Marketers can also use Google Trends and Google Analytics to explore search trends, queries and site flow to better understand intent. The graph below from Neil Patel is an example of how users navigate through a website after ‘asking’ Google something. What insights could you gather from these events?

Image from NeilPatel.com.

Users are asking questions when they use Google or their preferred search engine. Companies need to be there to answer those questions, whether it’s in content on their homepage, product pages, resources section or blog. It’s all about providing the most value to the audience.

Semantic SEO or basing search engine results on relevancy, is the path Google continues to travel. Before writing a single piece of content for a new website, marketers should create a simple spreadsheet outlining their topics, concepts and keywords. Take a look at this example from Search Engine Journal:

Semantic SEO, or basing search engine results on relevancy, is the path Google continues to travel.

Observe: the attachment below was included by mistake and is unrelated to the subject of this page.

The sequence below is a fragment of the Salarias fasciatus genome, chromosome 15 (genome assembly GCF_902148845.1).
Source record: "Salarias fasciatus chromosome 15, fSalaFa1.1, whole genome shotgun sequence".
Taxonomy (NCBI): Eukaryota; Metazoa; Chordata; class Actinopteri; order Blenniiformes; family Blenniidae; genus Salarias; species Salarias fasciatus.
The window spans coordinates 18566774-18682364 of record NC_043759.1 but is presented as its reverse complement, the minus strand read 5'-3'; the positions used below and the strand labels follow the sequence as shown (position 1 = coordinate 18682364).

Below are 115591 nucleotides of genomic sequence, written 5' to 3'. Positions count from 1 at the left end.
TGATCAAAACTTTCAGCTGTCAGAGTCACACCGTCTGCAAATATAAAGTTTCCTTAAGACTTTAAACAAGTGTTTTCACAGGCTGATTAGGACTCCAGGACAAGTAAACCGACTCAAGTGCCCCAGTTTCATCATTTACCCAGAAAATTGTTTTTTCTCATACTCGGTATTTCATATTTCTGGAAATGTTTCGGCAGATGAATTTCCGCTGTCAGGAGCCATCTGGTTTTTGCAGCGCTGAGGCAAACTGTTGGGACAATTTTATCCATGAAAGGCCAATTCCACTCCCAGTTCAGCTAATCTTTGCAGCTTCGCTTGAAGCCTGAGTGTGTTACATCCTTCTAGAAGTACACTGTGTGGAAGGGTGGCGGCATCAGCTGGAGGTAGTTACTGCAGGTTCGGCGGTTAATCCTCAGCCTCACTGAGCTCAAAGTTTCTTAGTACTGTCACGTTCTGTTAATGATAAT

As you can see, the topic is the broad category a business would cover; concepts are based on their customers’ pain points and keywords are the questions their customers ask. Free tools such as LSI Graph can help savvy marketers research these keywords and phrases, while tools like SEMRush help verify the amount of traffic and suggest related options. Once these keywords are established, all of the “old” rules apply. Keywords/phrases should be included in titles, body content, meta descriptions, URLs and alt tags.

3. Social Media: A Hidden SEO Treasure Trove